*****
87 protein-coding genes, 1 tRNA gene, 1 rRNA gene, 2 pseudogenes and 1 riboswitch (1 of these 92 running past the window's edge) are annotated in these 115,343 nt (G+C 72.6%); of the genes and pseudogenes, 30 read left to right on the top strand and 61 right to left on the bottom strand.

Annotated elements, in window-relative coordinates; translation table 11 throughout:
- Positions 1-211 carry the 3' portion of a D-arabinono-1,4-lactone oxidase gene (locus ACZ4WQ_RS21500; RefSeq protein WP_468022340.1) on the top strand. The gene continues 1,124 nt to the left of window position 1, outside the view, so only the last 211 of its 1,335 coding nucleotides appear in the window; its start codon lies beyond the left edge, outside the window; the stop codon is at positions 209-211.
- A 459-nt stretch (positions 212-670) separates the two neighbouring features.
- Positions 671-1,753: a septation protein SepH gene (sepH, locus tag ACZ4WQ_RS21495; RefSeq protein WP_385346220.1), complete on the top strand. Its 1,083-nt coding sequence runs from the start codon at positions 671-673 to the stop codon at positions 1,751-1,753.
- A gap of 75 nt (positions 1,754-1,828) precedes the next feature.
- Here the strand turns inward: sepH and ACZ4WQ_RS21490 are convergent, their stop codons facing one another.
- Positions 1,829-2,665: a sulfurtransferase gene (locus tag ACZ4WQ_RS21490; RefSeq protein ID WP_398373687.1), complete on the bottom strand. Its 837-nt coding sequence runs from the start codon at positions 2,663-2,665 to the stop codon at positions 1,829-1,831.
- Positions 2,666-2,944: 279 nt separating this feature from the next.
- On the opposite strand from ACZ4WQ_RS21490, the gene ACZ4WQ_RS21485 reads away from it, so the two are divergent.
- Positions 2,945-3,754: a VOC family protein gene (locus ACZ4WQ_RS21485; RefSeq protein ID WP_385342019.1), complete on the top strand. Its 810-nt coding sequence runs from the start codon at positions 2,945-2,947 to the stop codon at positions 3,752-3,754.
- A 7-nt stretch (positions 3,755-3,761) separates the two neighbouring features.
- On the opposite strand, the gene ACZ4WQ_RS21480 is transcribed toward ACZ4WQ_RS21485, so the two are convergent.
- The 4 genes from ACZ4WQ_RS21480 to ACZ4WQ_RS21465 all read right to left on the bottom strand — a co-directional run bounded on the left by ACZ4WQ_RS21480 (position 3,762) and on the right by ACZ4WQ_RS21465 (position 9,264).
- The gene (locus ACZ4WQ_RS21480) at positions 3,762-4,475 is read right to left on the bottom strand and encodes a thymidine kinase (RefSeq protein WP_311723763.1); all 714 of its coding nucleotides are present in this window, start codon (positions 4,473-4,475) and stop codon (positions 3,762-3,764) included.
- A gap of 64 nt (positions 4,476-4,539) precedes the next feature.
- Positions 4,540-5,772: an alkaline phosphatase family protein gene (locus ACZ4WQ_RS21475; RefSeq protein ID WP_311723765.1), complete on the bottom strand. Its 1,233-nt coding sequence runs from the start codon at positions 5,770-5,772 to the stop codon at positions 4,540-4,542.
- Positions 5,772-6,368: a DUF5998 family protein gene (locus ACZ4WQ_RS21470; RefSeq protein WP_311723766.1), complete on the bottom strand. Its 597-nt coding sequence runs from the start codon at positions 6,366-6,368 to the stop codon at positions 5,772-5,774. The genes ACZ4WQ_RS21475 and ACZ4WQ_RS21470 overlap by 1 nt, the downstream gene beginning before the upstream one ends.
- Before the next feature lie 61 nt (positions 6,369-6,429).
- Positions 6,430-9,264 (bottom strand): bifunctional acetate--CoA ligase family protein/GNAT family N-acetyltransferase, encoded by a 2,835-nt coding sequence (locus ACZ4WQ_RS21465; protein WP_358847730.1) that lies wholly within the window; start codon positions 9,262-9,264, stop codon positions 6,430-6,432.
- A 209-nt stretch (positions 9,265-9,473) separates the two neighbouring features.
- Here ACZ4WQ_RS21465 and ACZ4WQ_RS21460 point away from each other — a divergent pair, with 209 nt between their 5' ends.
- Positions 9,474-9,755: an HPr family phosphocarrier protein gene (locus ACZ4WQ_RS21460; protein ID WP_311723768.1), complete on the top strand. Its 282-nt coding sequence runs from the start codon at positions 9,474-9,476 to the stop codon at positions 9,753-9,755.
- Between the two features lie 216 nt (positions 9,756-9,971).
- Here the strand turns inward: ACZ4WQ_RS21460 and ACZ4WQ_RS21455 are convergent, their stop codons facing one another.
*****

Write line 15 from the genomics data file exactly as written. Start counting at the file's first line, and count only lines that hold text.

- The gene (locus ACZ4WQ_RS21480) at positions 3,762-4,475 is read right to left on the bottom strand and encodes a thymidine kinase (RefSeq protein WP_311723763.1); all 714 of its coding nucleotides are present in this window, start codon (positions 4,473-4,475) and stop codon (positions 3,762-3,764) included.